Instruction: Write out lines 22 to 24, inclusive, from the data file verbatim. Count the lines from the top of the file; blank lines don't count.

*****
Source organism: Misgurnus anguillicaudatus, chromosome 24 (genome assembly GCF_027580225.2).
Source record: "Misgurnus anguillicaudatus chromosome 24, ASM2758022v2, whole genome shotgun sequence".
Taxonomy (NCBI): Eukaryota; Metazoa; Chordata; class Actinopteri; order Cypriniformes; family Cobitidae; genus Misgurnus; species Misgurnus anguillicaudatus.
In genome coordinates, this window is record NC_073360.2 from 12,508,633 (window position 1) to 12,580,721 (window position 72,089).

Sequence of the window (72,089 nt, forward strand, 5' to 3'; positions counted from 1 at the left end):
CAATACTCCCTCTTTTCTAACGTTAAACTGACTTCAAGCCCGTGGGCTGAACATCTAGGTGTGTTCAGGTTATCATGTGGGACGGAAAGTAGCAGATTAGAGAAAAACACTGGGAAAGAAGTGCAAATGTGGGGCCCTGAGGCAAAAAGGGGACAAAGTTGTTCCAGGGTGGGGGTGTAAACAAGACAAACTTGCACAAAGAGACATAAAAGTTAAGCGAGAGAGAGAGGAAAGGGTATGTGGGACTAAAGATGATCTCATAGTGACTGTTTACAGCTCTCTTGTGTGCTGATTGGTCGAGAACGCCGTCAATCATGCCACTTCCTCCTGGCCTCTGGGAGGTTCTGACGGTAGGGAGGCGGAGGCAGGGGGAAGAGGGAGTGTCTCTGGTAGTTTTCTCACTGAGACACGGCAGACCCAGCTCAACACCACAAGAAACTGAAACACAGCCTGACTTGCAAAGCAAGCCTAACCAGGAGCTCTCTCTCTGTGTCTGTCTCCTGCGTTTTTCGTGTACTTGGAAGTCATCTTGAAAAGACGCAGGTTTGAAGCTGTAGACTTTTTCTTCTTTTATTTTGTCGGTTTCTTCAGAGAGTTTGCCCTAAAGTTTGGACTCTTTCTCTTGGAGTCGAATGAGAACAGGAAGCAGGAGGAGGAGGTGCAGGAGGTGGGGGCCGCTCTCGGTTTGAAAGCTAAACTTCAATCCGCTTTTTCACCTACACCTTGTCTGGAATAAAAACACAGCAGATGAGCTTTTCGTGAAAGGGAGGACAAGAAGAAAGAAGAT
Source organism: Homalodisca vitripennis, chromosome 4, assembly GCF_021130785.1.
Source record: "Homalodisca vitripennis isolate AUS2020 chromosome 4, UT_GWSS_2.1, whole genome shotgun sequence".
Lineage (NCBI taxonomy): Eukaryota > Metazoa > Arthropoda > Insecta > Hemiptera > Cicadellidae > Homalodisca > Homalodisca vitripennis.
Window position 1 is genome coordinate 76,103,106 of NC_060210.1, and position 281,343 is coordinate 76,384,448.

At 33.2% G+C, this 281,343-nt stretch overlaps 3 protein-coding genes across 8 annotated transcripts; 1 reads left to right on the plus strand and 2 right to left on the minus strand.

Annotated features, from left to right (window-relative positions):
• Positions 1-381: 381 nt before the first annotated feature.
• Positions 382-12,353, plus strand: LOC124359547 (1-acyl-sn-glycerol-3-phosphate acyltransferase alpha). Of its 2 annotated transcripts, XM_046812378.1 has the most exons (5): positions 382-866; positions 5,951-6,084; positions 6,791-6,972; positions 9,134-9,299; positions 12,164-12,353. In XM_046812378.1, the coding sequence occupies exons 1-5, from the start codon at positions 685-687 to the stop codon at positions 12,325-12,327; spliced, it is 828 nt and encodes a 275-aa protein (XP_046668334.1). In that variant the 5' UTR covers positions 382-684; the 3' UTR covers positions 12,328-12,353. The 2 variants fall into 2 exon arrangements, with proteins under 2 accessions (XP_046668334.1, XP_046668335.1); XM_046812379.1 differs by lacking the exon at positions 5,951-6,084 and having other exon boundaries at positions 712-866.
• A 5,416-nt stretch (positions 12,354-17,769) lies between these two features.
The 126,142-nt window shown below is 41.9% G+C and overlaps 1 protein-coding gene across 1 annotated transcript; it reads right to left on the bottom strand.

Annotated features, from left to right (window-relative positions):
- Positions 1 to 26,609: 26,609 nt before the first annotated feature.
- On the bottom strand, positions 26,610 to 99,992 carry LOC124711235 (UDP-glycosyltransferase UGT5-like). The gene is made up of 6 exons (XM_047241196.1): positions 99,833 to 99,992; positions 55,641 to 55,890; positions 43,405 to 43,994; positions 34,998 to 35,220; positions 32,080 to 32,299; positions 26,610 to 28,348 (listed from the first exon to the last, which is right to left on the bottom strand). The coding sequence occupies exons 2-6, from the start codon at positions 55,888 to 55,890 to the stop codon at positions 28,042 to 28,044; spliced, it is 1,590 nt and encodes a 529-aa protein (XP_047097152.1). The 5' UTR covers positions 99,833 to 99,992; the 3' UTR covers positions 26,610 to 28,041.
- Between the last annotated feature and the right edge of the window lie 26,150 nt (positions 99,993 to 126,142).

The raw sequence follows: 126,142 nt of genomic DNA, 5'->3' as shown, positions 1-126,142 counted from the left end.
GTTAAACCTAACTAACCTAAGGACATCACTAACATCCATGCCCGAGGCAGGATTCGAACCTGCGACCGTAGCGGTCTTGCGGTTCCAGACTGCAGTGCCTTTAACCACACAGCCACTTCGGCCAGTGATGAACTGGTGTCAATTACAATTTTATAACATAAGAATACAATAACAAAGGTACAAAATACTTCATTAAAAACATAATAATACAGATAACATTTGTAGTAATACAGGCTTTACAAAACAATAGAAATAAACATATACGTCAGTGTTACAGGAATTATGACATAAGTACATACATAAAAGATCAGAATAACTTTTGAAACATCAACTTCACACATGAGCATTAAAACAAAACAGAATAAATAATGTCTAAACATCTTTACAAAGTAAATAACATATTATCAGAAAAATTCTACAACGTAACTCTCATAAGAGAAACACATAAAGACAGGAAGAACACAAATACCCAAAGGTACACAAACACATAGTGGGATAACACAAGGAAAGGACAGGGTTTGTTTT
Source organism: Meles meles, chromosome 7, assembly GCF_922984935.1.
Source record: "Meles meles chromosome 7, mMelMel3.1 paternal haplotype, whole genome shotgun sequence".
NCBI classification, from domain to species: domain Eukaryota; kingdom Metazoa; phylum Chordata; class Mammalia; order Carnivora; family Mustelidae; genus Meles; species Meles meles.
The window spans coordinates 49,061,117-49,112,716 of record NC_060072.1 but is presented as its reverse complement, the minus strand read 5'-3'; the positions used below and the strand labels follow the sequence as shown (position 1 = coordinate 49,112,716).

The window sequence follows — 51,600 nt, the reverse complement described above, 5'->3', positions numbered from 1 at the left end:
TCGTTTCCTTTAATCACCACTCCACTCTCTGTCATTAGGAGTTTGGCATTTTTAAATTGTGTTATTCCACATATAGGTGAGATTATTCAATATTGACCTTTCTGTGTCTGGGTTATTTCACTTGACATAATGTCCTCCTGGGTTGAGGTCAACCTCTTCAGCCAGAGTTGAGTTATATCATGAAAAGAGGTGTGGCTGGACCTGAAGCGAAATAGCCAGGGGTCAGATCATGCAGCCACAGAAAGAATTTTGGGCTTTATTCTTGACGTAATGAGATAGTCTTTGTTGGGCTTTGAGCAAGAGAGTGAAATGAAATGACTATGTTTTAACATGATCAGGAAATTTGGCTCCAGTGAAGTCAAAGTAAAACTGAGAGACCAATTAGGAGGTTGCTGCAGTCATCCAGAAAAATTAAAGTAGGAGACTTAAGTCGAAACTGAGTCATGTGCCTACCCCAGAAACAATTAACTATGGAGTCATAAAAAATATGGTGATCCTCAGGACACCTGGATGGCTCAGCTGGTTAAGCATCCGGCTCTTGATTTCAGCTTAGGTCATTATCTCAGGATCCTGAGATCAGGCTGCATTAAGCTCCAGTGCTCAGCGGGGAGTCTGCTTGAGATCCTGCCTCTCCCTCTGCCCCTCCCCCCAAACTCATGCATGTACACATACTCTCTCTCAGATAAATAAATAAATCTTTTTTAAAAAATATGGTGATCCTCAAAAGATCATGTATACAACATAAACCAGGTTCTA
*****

GTTAAACCTAACTAACCTAAGGACATCACTAACATCCATGCCCGAGGCAGGATTCGAACCTGCGACCGTAGCGGTCTTGCGGTTCCAGACTGCAGTGCCTTTAACCACACAGCCACTTCGGCCAGTGATGAACTGGTGTCAATTACAATTTTATAACATAAGAATACAATAACAAAGGTACAAAATACTTCATTAAAAACATAATAATACAGATAACATTTGTAGTAATACAGGCTTTACAAAACAATAGAAATAAACATATACGTCAGTGTTACAGGAATTATGACATAAGTACATACATAAAAGATCAGAATAACTTTTGAAACATCAACTTCACACATGAGCATTAAAACAAAACAGAATAAATAATGTCTAAACATCTTTACAAAGTAAATAACATATTATCAGAAAAATTCTACAACGTAACTCTCATAAGAGAAACACATAAAGACAGGAAGAACACAAATACCCAAAGGTACACAAACACATAGTGGGATAACACAAGGAAAGGACAGGGTTTGTTTT
Source organism: Meles meles, chromosome 7, assembly GCF_922984935.1.
Source record: "Meles meles chromosome 7, mMelMel3.1 paternal haplotype, whole genome shotgun sequence".